Bank regulators to propose rewrite of anti-redlining rules
The Office of the Comptroller of the Currency (OCC) on Tuesday announced it will scrap a May 2020 rewrite of anti-redlining regulations and work with the Federal Reserve and Federal Deposit Insurance Corp. (FDIC) on a replacement rule.
The agency said in a statement that it will propose rescinding regulations issued under a Trump-appointed chief last year meant to modernize how banks comply with the Community Reinvestment Act (CRA). The OCC will instead team up on a new rewrite with the Fed and FDIC, which also enforce the CRA, after both declined to back the agency’s May rule.
“To ensure fairness in the face of persistent and rising inequality and changes in banking, the CRA must be strengthened and modernized,” said Acting Comptroller Michael Hsu, an appointee of President Biden.
“While the OCC deserves credit for taking action to modernize the CRA through the adoption of the 2020 rule, upon review I believe it was a false start. This is why we will propose rescinding it and facilitating an orderly transition to a new rule.”
The CRA is a 1977 law intended to ensure banks adequately serve low-to-moderate income and majority-minority neighborhoods. Those communities were often overlooked or outright ignored by banks for decades, deepening racial wealth inequality and financial barriers among the most economically vulnerable Americans.
Under the CRA, banks that fail to lend sufficiently and operate within underserved communities can face regulatory penalties that include a ban on potential mergers and acquisitions. While lawmakers and advocates broadly agree that those standards need to be updated, there is fierce debate over how exactly that should happen.
The OCC last year released an updated version of CRA regulations under Comptroller of the Currency Joseph Otting, a former banker who frequently sparred with Democrats, just one day before his resignation. But neither the Fed nor FDIC agreed to adopt those rules, which were also fiercely criticized by Democrats and financial sector critics.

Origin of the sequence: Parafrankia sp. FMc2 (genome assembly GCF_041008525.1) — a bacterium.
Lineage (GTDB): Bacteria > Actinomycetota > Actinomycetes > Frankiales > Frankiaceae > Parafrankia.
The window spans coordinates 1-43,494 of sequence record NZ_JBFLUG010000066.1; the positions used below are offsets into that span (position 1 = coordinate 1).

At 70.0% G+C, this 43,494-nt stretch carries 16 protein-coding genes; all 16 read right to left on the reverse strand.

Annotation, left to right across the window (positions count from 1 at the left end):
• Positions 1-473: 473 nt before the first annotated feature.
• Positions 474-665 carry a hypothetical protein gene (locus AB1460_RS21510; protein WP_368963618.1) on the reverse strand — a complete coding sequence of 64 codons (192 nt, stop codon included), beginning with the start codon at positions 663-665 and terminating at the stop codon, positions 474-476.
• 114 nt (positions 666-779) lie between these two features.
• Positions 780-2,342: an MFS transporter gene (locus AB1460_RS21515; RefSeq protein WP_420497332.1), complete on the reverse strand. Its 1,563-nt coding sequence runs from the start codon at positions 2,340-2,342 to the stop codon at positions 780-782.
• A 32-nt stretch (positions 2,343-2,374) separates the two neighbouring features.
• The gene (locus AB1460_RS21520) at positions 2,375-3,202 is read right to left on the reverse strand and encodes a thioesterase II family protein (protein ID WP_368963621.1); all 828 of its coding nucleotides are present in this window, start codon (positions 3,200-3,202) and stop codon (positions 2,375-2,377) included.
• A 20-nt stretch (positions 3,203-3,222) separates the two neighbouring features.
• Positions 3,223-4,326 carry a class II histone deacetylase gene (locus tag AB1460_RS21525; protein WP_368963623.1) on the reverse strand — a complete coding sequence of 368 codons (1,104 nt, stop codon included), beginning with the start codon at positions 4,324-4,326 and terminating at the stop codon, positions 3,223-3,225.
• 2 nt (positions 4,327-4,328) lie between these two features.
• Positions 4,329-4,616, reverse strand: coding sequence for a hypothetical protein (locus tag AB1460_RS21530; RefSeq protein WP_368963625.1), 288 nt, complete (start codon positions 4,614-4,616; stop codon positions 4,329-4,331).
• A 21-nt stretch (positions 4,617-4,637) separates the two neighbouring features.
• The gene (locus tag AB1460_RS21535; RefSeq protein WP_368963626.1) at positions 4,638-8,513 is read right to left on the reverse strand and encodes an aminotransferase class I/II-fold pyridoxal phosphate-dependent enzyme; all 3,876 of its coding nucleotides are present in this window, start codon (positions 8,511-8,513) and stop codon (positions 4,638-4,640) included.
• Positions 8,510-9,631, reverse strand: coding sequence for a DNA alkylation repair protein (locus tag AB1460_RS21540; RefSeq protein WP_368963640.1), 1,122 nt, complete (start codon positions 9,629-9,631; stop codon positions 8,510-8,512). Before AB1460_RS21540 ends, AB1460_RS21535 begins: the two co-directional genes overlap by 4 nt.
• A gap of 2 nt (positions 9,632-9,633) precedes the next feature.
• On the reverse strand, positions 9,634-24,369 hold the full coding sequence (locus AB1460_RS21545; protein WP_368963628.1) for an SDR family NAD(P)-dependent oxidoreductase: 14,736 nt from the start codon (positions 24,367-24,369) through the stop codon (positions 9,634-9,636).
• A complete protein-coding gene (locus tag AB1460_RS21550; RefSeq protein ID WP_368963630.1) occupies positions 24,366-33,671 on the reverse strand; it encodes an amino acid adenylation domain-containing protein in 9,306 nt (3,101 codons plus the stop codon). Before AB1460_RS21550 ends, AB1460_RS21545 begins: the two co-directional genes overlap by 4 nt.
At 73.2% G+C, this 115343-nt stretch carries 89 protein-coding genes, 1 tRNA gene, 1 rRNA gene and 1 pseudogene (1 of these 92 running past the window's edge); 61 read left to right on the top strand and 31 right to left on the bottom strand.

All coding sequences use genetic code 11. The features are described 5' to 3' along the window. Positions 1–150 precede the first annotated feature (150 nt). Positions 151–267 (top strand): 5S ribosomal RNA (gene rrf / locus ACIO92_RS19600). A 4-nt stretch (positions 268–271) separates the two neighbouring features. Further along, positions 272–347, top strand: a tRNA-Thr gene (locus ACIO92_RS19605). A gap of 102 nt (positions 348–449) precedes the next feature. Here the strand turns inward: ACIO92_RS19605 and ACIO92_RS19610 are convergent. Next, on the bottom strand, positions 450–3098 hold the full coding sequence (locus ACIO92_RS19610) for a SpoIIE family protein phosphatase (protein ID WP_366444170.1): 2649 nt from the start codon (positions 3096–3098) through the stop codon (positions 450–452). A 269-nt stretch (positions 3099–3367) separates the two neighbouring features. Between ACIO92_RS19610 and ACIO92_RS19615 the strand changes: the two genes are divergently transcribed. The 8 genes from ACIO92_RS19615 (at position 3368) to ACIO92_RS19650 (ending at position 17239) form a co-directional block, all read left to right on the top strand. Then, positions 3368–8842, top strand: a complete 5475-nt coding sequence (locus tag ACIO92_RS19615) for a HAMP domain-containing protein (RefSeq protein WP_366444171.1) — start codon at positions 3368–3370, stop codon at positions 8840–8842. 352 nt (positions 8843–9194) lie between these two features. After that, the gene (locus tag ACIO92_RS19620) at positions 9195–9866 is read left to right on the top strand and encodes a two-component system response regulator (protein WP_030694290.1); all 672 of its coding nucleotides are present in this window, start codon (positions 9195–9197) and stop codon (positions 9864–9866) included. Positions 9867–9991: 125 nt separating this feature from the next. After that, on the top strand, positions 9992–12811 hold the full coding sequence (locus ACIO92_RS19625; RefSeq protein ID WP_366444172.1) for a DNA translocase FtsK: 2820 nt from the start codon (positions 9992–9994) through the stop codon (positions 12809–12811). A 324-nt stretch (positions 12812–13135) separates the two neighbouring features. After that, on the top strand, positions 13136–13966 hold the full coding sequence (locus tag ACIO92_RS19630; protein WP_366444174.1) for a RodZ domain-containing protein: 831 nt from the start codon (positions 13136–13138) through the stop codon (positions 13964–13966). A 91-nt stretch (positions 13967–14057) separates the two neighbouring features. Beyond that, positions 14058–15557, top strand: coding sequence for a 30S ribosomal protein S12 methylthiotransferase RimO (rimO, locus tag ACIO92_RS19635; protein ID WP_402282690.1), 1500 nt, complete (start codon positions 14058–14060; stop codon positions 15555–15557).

“The disproportionate impacts of the pandemic on low and moderate income communities, the comments provided on the Board’s Advanced Notice of Proposed Rulemaking, and our experience with implementation of the 2020 rule have highlighted the criticality of strengthening the CRA jointly with the [Fed] and FDIC,” Hsu said.
The new version will be based off a notice of proposed rule-making released by the Fed in September 2020.
“We are delighted to work together,” said Fed Governor Lael Brainard in a statement, adding that the bank’s framework is intended ensure the CRA “remains a strong and effective tool to address inequities in access to credit and meet the needs of low- and moderate-income communities and garners broad support.”
The announcement won praise for both the banking industry and its skeptics, who said they were eager for all three regulators to find common ground on a stronger CRA.
“The application of inconsistent CRA standards to banks regulated by different federal banking agencies would harm the banking industry’s ability to work together with the communities it serves to identify and execute on meaningful community reinvestment opportunities, said Dafina Stewart, senior vice president and associate general counsel for the Bank Policy Institute.
“We look forward to a coordinated interagency approach, which will produce the best outcomes for low- to moderate-income and underserved minority communities.”
Updated at 5:20 p.m.
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